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Crime, Punishment and the Halo Effect of Corporate Social Responsibility

Listed author(s):
  • Harrison Hong
  • Inessa Liskovich

Three reasons are often cited for the value of corporate social responsibility: product quality signalling, delegated giving, and the halo effect. Previous tests cannot separate these channels because they focus on consumers, who value all three. We focus on prosecutors, who are only susceptible to the halo effect. Using Foreign Corrupt Practices Act enforcements, we find that social responsibility is associated with 2 million dollars less in fines, though it is uncorrelated with bribe characteristics and cooperation, which should entirely determine sanctions following Becker (1974). We show that this bias is likely a halo effect and not prosecutorial conflict of interest.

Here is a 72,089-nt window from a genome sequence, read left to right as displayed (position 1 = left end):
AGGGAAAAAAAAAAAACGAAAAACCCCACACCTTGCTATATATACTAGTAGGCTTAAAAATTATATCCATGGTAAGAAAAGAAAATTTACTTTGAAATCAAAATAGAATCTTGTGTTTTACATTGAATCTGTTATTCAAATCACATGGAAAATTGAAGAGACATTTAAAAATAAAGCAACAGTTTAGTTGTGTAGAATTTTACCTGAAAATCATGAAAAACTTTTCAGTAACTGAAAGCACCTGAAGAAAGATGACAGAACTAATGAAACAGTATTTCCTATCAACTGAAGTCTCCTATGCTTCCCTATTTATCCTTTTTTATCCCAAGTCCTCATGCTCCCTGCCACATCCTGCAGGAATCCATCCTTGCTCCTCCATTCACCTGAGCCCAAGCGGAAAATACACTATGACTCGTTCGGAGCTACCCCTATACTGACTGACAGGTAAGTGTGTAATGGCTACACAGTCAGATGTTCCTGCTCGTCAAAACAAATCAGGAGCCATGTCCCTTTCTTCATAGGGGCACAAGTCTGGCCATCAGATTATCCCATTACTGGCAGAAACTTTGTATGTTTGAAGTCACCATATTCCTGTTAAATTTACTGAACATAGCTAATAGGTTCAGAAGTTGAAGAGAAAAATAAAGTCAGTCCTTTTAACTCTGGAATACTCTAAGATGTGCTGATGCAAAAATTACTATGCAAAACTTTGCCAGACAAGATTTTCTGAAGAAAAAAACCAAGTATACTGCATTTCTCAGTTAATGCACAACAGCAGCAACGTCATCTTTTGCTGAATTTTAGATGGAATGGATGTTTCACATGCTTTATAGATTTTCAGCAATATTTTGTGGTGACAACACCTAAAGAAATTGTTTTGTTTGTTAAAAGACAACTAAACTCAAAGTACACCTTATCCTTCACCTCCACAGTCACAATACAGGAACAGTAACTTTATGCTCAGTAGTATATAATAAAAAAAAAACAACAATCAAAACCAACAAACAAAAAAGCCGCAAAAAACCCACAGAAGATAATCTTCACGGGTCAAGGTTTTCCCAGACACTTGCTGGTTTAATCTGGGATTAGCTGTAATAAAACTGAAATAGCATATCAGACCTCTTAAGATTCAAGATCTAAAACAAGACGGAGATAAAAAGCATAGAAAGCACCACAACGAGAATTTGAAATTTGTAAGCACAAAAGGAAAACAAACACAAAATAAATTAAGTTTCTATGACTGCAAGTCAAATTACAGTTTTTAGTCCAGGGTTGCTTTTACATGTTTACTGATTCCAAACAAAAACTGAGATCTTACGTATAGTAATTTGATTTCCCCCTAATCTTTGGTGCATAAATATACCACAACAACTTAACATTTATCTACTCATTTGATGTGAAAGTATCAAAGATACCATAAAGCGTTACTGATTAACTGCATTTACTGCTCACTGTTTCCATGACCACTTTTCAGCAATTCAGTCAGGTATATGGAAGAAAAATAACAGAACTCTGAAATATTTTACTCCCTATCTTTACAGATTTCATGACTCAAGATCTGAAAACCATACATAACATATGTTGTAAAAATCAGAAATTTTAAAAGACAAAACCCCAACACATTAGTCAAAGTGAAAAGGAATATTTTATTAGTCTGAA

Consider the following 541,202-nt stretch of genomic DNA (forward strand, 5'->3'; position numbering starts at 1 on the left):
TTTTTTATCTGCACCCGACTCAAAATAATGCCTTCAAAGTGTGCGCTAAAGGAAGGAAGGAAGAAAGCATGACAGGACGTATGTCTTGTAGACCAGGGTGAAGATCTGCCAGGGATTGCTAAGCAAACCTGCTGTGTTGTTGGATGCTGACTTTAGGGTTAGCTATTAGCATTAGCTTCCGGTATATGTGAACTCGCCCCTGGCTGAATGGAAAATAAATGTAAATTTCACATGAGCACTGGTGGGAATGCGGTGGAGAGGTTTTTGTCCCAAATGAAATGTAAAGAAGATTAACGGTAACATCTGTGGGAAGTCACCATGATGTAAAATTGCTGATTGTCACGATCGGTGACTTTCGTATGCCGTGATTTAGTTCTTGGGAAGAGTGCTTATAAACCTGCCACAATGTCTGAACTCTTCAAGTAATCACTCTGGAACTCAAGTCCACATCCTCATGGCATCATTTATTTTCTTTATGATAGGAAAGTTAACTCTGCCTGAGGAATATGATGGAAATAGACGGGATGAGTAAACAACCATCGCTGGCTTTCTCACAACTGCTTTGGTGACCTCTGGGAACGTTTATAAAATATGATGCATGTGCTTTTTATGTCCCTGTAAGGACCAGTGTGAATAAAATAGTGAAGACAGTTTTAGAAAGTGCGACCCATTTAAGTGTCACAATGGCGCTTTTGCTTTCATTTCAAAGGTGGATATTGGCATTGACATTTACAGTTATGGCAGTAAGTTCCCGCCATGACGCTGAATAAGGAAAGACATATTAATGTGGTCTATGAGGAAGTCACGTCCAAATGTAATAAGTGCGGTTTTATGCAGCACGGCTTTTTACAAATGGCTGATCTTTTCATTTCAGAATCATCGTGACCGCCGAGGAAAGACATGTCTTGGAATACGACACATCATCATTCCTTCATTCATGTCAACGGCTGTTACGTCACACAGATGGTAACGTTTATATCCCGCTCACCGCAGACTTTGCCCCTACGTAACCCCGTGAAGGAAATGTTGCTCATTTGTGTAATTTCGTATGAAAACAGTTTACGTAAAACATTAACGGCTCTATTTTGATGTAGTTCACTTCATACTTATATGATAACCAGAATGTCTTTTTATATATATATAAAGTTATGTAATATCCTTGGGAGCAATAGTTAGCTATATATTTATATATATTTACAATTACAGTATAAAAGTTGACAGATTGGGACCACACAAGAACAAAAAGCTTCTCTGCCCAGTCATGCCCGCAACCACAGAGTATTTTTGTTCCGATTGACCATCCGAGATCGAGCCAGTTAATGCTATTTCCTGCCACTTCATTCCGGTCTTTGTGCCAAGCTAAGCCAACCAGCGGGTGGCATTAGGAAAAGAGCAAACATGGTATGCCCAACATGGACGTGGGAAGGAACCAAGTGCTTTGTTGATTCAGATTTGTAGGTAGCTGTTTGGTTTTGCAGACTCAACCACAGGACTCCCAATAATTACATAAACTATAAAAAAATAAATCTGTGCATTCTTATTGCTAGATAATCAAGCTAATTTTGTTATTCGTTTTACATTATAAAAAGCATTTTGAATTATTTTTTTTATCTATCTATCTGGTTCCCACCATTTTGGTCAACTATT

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Paper provided by National Bureau of Economic Research, Inc in its series NBER Working Papers with number 21215.

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Date of creation: May 2015
Handle: RePEc:nbr:nberwo:21215
Note: CF LE
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  1. Arlen, Jennifer, 1994. "The Potentially Perverse Effects of Corporate Criminal Liability," The Journal of Legal Studies, University of Chicago Press, vol. 23(2), pages 832-867, June.
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  13. Andreoni, James, 1989. "Giving with Impure Altruism: Applications to Charity and Ricardian Equivalence," Journal of Political Economy, University of Chicago Press, vol. 97(6), pages 1447-1458, December.
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  17. Di Giuli, Alberta & Kostovetsky, Leonard, 2014. "Are red or blue companies more likely to go green? Politics and corporate social responsibility," Journal of Financial Economics, Elsevier, vol. 111(1), pages 158-180.
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